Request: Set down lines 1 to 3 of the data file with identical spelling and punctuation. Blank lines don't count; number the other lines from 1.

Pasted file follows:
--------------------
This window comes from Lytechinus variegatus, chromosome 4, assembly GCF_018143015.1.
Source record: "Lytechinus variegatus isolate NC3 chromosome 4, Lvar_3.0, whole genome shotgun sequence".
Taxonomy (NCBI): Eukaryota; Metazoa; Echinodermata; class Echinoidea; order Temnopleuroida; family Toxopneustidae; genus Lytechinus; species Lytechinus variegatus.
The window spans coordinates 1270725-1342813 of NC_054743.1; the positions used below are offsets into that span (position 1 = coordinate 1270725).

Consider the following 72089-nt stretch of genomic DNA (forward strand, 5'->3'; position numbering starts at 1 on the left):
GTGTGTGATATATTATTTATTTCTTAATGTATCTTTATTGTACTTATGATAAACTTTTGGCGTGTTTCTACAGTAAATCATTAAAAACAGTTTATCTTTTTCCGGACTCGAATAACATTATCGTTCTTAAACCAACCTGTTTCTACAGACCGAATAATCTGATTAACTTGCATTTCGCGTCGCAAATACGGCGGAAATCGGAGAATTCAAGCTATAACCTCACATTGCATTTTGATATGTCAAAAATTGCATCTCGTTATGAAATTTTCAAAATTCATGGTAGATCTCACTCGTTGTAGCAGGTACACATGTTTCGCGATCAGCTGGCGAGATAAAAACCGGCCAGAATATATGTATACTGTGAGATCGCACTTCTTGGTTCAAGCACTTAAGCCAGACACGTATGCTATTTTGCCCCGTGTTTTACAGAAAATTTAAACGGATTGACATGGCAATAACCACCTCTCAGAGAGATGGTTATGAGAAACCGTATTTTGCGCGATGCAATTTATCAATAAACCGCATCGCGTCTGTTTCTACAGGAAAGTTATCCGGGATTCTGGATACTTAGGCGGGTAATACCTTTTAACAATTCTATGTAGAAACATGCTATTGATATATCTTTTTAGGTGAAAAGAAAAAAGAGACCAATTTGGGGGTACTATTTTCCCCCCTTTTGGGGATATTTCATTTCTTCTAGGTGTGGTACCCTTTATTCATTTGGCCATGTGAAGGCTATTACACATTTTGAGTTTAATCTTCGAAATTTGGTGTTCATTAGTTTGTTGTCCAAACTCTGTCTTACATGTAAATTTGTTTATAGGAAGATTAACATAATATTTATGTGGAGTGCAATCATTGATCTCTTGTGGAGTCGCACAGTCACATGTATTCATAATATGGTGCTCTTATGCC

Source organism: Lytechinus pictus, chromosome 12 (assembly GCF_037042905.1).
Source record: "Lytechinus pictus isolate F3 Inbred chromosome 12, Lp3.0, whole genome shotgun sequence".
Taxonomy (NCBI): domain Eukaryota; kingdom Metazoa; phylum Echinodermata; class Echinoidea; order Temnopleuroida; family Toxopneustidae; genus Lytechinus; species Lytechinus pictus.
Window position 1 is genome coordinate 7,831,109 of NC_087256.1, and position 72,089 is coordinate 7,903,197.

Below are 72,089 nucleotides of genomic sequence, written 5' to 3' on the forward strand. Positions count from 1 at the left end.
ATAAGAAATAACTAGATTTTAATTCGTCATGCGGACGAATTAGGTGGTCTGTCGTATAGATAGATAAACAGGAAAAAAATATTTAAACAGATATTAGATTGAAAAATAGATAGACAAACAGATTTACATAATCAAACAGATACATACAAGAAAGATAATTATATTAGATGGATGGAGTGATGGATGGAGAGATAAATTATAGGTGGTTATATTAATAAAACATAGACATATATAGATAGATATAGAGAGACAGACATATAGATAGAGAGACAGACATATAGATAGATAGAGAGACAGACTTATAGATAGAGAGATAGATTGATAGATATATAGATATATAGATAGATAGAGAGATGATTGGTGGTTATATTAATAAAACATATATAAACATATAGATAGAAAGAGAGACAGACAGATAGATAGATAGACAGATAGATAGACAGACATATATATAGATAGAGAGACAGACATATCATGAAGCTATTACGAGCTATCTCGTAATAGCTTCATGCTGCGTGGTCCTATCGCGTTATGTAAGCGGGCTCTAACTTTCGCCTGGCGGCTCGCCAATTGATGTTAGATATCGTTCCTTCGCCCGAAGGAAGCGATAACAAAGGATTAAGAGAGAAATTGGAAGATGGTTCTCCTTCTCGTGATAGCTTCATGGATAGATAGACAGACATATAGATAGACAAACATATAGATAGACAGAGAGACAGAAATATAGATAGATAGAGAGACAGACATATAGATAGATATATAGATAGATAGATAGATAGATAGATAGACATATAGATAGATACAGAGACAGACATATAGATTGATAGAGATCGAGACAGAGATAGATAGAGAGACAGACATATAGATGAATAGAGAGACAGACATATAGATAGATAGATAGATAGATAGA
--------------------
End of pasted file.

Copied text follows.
This window comes from Lytechinus variegatus, chromosome 4, assembly GCF_018143015.1.
Source record: "Lytechinus variegatus isolate NC3 chromosome 4, Lvar_3.0, whole genome shotgun sequence".
Taxonomy (NCBI): Eukaryota; Metazoa; Echinodermata; class Echinoidea; order Temnopleuroida; family Toxopneustidae; genus Lytechinus; species Lytechinus variegatus.